The Student News Site of Macalester College

The Mac Weekly

The Student News Site of Macalester College

The Mac Weekly

The Student News Site of Macalester College

The Mac Weekly

High Winds Fund marks 50 years

By Anna Waugh

Macalester’s High Winds Fund celebrated its 50th anniversary Monday night in the chapel with a presentation by Anthony Flint, a public affairs manager at the Lincoln Institute of Land Policy, a think-tank based in Cambridge, Mass.

The Environmental Studies and Geography departments co-sponsored the presentation.

Flint, author of This Land: Development in America attended Middlebury College, the University of St. Andrews and Columbia University’s Graduate School of Journalism. He was a reporter for twenty years at The Boston Globe.

The presentation began with introductions by, among others, President Brian Rosenberg and Professor David Lanegran, chair of the Geography Department. Lanegran called the High Winds Fund an “extraordinary aspect of the college.” He said that the fund invested in the city when “it was generally thought to be a bad idea.”

DeWitt Wallace, the Macalester benefactor of Reader’s Digest fame, created the High Winds Fund in 1956 with an initial gift of $300,000. The fund’s endowment has grown to about $13 million, and has an annual budget of $560,000.

“Although we are marking 50 years of progress, we did not want to focus on the past,” said High Winds Fund Director Tom Welna ’86, explaining why the Fund chose Flint as a speaker. “Mr. Flint is one of a mere handful of thinkers who are thinking about the future of our urban environments holistically and realistically.”

Flint said that urban planning in the United States is inefficient and too dispersed.

“We have spread ourselves thinly over the landscape,” Flint said.

He said that people have moved beyond the suburbs and into exurban areas, beyond the suburban periphery, for two reasons. The first is the quest for wide-open spaces, elbow room, and for the “safety and security of our own backyard.” Second, suburban areas have typically been affordable because energy has been cheap.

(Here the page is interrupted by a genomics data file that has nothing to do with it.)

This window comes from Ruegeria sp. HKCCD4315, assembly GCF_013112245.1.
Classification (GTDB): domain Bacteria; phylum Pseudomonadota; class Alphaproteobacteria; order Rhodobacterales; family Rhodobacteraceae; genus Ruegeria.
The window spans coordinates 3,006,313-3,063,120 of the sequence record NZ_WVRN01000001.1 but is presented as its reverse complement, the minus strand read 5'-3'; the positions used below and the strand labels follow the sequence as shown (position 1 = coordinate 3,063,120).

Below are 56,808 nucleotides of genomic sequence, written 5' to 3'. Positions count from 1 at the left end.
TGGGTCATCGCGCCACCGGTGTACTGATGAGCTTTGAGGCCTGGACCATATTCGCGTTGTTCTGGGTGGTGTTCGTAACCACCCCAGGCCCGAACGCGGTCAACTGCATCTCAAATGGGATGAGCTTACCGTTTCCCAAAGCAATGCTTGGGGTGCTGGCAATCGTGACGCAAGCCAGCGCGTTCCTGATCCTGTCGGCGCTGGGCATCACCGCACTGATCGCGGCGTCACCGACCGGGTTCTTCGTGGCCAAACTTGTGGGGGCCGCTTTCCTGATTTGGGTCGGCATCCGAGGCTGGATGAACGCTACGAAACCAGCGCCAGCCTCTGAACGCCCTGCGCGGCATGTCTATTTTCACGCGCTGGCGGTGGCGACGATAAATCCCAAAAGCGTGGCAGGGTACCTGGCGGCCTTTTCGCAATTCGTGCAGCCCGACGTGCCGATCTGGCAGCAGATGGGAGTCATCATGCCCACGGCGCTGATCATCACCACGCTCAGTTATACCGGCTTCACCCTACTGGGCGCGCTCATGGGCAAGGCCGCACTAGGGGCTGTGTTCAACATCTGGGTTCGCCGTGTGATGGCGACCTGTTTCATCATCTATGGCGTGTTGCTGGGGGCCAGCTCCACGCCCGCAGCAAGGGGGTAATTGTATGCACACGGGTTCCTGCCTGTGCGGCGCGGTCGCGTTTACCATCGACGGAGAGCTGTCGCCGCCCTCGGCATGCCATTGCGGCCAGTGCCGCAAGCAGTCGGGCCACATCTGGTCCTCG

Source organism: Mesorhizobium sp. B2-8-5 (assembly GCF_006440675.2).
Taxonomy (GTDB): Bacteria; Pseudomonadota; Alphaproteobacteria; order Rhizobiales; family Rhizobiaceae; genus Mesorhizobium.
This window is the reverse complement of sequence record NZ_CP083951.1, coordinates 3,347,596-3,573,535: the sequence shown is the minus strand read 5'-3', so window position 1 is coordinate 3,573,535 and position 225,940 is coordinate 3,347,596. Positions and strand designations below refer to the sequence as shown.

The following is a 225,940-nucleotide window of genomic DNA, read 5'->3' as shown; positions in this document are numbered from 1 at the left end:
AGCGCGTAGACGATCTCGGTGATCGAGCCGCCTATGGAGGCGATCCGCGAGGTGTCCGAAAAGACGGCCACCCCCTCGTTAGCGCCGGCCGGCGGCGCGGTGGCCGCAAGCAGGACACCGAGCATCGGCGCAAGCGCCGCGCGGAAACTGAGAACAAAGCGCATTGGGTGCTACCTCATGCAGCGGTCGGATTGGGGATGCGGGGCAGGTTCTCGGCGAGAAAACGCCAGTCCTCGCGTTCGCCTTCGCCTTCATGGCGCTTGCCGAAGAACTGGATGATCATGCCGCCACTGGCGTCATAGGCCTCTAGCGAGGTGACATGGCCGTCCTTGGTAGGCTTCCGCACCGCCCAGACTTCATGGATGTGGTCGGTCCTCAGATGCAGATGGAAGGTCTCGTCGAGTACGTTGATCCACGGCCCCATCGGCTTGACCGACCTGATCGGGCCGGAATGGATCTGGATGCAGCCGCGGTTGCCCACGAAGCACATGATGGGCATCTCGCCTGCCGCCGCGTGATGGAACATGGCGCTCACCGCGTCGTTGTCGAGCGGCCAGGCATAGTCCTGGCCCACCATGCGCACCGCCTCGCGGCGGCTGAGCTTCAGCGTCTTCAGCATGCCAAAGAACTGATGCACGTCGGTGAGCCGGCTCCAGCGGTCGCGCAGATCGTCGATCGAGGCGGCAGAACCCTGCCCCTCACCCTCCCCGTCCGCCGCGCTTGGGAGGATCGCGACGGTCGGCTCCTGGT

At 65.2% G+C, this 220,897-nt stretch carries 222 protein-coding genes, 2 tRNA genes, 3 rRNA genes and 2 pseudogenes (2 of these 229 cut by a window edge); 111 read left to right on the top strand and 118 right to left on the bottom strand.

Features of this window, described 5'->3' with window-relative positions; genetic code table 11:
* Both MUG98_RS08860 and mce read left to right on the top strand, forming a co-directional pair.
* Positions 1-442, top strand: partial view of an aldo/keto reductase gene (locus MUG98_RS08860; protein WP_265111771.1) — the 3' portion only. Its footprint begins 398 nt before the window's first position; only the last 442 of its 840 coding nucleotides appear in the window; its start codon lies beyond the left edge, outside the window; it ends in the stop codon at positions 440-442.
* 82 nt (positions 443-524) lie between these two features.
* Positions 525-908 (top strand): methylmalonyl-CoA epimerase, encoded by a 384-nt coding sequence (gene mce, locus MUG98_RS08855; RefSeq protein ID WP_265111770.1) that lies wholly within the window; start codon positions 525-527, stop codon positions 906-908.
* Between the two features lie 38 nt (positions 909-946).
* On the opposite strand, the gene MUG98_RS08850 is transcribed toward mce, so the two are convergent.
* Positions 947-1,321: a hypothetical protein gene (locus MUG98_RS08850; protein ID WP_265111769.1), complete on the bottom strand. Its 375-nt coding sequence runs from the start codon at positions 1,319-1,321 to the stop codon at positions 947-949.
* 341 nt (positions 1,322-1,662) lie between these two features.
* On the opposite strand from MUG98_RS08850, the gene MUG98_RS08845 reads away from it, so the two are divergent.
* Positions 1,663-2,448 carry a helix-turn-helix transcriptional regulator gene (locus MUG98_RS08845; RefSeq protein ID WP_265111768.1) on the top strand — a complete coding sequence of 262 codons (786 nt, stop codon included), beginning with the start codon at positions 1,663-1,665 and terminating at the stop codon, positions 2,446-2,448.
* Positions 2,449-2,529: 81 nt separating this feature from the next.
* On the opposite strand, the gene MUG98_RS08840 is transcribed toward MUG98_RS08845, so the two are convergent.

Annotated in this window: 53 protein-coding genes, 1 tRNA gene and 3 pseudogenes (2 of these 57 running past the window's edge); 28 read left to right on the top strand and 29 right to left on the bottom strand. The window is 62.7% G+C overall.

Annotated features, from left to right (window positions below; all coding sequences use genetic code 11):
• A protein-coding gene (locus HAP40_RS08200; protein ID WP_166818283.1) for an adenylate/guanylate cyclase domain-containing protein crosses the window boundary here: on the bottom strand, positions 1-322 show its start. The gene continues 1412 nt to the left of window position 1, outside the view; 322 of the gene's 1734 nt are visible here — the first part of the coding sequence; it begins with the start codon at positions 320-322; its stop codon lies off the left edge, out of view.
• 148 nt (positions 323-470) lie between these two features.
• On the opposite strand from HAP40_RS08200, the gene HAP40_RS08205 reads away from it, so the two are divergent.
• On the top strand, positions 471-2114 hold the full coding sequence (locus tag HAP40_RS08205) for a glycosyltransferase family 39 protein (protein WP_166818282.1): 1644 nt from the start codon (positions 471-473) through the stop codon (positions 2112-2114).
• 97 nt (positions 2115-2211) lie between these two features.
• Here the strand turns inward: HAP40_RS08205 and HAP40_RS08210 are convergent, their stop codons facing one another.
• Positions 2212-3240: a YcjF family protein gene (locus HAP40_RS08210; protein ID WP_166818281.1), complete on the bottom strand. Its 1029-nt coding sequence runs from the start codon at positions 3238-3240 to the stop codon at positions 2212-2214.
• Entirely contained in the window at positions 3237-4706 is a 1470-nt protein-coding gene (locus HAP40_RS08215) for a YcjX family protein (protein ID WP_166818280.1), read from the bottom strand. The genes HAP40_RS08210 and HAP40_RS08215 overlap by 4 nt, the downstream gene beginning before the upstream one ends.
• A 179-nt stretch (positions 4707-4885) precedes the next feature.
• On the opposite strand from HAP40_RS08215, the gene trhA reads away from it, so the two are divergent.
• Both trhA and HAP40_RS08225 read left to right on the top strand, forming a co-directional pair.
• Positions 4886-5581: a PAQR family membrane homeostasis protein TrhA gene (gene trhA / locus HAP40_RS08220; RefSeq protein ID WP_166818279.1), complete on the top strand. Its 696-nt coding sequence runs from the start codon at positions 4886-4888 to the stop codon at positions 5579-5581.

“There’s a paradigm shift underway,” Flint said. “We realize that the era of cheap energy is in the past.”

He said he sees opportunities for new urbanism and smart growth, saying that sprawl is breaking the bank in the United States. Cities must pay to bring water and school buses to homes that are farther away. He said that we must also address sprawl in order to address global warming.

Flint said that revitalization of cities across the country has already begun. In Denver, voters approved a $4 billion light rail system, and 40 states across the nation have invested in “smart growth.”

He posed several challenges to smart growth, including zoning and affordability.

“Most zoning in the country today favors one thing, and that’s sprawl,” he said.

New zoning can encourage urban revitalization. However, it must be considered carefully because, “you don’t want to push the middle class out of the suburbs and have the urban neighborhoods unaffordable,” Flint said.

He offered solutions for encouraging people to return to cities, including revitalizing downtown areas, investing in better mass transit, better inner city schools, and denser urban development.

According to Flint, colleges and universities can have a great impact in these changes.

“Colleges and universities increasingly see themselves joined at the hip with their cities and towns. If the town succeeds, they succeed,” Flint said.

The High Winds Fund’s mission is to “maintain and improve the beauty, serenity and security of the area surrounding the campus of Macalester College,” according to its web site.

It is a restricted fund and “is isolated from the other assets of the college. [It] survives and prospers on its own,” Welna said.

The High Winds Fund acts as a landlord to stores that surround Macalester, like Breadsmith and Patagonia. It was responsible for securing the median on Grand Avenue, and assists in finding nearby residences for incoming faculty and staff.

The fund also has partnerships with local non-profit organizations, like the Family Tree Clinic and the Neighborhood Energy Connection. Through its relationship with the Neighborhood Energy Connection, the High Winds Fund was involved in bringing a Toyota Pruis to the neighborhood as part of the HOURCAR car share program.

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